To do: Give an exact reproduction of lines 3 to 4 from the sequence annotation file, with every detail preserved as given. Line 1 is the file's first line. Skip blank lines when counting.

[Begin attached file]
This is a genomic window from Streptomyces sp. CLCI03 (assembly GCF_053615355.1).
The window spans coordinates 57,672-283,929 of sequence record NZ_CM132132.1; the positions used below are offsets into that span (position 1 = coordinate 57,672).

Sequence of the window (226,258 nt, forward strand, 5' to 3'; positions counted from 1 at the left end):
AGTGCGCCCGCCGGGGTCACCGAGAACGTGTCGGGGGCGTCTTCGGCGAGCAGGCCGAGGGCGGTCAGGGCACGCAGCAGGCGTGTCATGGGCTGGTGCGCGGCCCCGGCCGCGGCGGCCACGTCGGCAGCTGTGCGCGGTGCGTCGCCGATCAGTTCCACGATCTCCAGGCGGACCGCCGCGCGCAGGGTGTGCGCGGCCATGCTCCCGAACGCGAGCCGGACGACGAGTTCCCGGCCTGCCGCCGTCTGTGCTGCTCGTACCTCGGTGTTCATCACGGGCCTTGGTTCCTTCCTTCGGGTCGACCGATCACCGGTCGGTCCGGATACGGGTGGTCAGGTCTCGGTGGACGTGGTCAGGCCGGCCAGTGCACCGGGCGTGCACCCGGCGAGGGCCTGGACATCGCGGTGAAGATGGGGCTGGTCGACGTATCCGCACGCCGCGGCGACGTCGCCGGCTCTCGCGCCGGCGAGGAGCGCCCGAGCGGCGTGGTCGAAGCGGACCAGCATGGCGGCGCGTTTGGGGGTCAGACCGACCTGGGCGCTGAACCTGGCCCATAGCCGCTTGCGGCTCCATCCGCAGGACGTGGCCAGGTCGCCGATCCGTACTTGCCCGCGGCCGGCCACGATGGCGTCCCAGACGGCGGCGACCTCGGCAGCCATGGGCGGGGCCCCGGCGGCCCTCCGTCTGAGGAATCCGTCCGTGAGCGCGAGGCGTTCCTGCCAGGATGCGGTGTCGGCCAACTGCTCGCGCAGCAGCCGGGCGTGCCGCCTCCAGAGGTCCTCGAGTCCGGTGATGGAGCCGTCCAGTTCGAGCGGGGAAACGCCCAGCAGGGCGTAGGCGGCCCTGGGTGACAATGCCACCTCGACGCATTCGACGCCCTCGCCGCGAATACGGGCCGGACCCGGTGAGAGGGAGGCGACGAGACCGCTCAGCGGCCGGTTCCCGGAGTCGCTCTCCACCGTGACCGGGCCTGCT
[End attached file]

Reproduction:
Sequence of the window (226,258 nt, forward strand, 5' to 3'; positions counted from 1 at the left end):
AGTGCGCCCGCCGGGGTCACCGAGAACGTGTCGGGGGCGTCTTCGGCGAGCAGGCCGAGGGCGGTCAGGGCACGCAGCAGGCGTGTCATGGGCTGGTGCGCGGCCCCGGCCGCGGCGGCCACGTCGGCAGCTGTGCGCGGTGCGTCGCCGATCAGTTCCACGATCTCCAGGCGGACCGCCGCGCGCAGGGTGTGCGCGGCCATGCTCCCGAACGCGAGCCGGACGACGAGTTCCCGGCCTGCCGCCGTCTGTGCTGCTCGTACCTCGGTGTTCATCACGGGCCTTGGTTCCTTCCTTCGGGTCGACCGATCACCGGTCGGTCCGGATACGGGTGGTCAGGTCTCGGTGGACGTGGTCAGGCCGGCCAGTGCACCGGGCGTGCACCCGGCGAGGGCCTGGACATCGCGGTGAAGATGGGGCTGGTCGACGTATCCGCACGCCGCGGCGACGTCGCCGGCTCTCGCGCCGGCGAGGAGCGCCCGAGCGGCGTGGTCGAAGCGGACCAGCATGGCGGCGCGTTTGGGGGTCAGACCGACCTGGGCGCTGAACCTGGCCCATAGCCGCTTGCGGCTCCATCCGCAGGACGTGGCCAGGTCGCCGATCCGTACTTGCCCGCGGCCGGCCACGATGGCGTCCCAGACGGCGGCGACCTCGGCAGCCATGGGCGGGGCCCCGGCGGCCCTCCGTCTGAGGAATCCGTCCGTGAGCGCGAGGCGTTCCTGCCAGGATGCGGTGTCGGCCAACTGCTCGCGCAGCAGCCGGGCGTGCCGCCTCCAGAGGTCCTCGAGTCCGGTGATGGAGCCGTCCAGTTCGAGCGGGGAAACGCCCAGCAGGGCGTAGGCGGCCCTGGGTGACAATGCCACCTCGACGCATTCGACGCCCTCGCCGCGAATACGGGCCGGACCCGGTGAGAGGGAGGCGACGAGACCGCTCAGCGGCCGGTTCCCGGAGTCGCTCTCCACCGTGACCGGGCCTGCT